High Liner Foods reports disappointing third quarter, cuts made to salaried staff
High Liner Foods Inc. yesterday reported a disappointing financial report for its third quarter, and consequently to cut costs the company said it has let go of 14 per cent of its salaried employees and will be employing five critical initiatives designed to drive cost savings, enhance the efficiency of the business and return the company to profitable organic growth by 2020.
Key financial results, reported in U.S. dollars, for the thirteen weeks ended September 29, 2018, or the third quarter of 2018, are as follows (unless otherwise noted, all comparisons are relative to the third quarter of 2017):
- Sales decreased by $41.5 million to $241.2 million compared to $282.7 million;
- Gross profit decreased by $4.3 million to $44.0 million compared to $48.3 million;
- Adjusted EBITDA1decreased by $3.1 million to $14.2 million compared to $17.3 million;
- Net income decreased by $1.5 million to $4.5 million compared to $6.0 million and diluted earnings per share (EPS) decreased to $0.13 compared to $0.18;
- Adjusted Net Income1decreased by $8.0 million to $0.4 million compared to $8.4 million and Adjusted Diluted EPS1decreased to $0.01 compared to $0.25;
- Net cash flows provided by operating activities in the third quarter of 2018 increased by $11.0 million to $15.4 millioncompared to $4.4 million;
- Net interest-bearing debt1decreased by $9.3 million to $362.6 million at September 29, 2018 compared to $371.9 million at June 30, 2018 and by $25.3 million compared to $387.9 million at the end of Fiscal 2017; and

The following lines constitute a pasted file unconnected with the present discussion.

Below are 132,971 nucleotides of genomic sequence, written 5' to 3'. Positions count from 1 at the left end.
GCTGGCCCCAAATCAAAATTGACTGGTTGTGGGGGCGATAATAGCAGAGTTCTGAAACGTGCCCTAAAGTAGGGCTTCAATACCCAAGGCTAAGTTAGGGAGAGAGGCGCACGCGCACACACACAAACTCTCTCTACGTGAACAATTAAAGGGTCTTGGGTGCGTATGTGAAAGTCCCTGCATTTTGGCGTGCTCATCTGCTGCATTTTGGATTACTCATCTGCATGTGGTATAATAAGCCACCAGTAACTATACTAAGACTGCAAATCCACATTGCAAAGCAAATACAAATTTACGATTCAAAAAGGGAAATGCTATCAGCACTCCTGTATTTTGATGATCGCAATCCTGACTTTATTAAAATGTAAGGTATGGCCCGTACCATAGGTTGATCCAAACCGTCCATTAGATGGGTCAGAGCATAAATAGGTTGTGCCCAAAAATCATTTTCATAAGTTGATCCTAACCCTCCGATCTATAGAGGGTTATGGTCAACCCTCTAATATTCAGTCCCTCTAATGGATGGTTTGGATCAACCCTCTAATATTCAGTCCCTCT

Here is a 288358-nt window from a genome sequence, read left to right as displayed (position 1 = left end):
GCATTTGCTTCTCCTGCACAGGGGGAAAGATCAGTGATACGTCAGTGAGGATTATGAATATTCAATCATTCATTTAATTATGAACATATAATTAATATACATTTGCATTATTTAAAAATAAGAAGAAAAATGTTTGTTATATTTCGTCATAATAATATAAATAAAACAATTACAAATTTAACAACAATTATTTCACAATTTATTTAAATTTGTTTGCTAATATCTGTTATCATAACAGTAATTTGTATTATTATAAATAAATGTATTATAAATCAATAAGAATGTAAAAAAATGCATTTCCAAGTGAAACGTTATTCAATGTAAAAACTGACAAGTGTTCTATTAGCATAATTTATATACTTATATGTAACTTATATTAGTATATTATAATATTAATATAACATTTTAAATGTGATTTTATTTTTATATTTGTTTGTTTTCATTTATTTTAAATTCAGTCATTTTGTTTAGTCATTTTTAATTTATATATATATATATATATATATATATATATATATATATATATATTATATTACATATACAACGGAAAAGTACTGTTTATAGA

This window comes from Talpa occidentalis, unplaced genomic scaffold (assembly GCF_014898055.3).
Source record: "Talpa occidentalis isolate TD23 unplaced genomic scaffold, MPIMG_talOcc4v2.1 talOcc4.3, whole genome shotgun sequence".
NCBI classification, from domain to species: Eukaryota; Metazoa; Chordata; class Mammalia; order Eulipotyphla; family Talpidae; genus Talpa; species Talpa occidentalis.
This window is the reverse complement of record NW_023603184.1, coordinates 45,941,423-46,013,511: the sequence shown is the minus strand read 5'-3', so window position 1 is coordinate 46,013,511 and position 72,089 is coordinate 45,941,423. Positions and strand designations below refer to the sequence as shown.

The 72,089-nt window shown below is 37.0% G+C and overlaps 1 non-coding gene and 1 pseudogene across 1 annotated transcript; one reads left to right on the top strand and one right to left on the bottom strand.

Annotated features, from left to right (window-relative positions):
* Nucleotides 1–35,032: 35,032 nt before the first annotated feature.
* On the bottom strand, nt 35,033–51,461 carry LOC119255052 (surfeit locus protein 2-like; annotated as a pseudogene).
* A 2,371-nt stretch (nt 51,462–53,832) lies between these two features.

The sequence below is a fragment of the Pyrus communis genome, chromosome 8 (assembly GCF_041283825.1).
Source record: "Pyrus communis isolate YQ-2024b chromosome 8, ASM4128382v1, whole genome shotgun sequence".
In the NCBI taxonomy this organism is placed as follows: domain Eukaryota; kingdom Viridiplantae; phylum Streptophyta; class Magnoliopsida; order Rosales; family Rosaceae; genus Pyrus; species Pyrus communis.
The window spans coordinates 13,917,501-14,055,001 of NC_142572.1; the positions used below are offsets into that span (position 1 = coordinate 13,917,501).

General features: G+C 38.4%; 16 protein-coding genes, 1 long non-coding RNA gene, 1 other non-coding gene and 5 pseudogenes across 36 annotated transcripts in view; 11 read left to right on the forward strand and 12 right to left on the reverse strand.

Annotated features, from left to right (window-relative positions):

- Net interest-bearing debt to rolling twelve-month Adjusted EBITDA was 5.7x at September 29, 2018 compared to 5.6x at June 30, 2018 and 5.9x at the end of Fiscal 2017 (5.6x at the end of Fiscal 2017 when calculated including trailing twelve-month Adjusted EBITDA for Rubicon).
Subsequent to the end of the third quarter of 2018, High Liner completed its organizational realignment, resulting in a reduction of 14 per cent of its salaried workforce. The full realignment will generate approximately $7 million in net annualized run rate cost savings, which gives the Company full confidence that it will achieve in excess of the previously disclosed $10 million net annualized run rate cost savings that will be generated by executing against its five critical initiatives. High Liner expects the cost savings to be delivered within the next twelve to fifteen months. There will be a one-time charge of approximately $4.5 million associated with the latest round of restructuring, $3.3 million of which will be recognized in the fourth quarter of 2018, with the remainder to be recognized in 2019.
“Our disappointing third quarter financial performance reflects challenges in both the external operating environment and our internal operations, and reinforces the need for action to realign the business and drive cost efficiencies,” said Rod Hepponstall, president and CEO of High Liner Foods. “The good news is that demand for seafood continues to be strong and the company is well positioned to meet this demand because of its established market position, well known brands and seafood expertise. To capitalize on these opportunities, we must first set our business up for success.”
Hepponstall said that over the next 12 to 15 months the company will focus on five critical initiatives that will ensure it has the most efficient supply chain, a simplified business with lower costs, the right talent in the right roles, a tighter integration with Rubicon, and a stronger strategic marketing platform to grow consumer demand for seafood and our value-added offerings. “We are focusing all of our attention on ensuring swift and effective execution against these plans to stabilize the business and create optimal conditions for innovation, industry leadership and growth in support of long-term value creation for our stakeholders,” he said.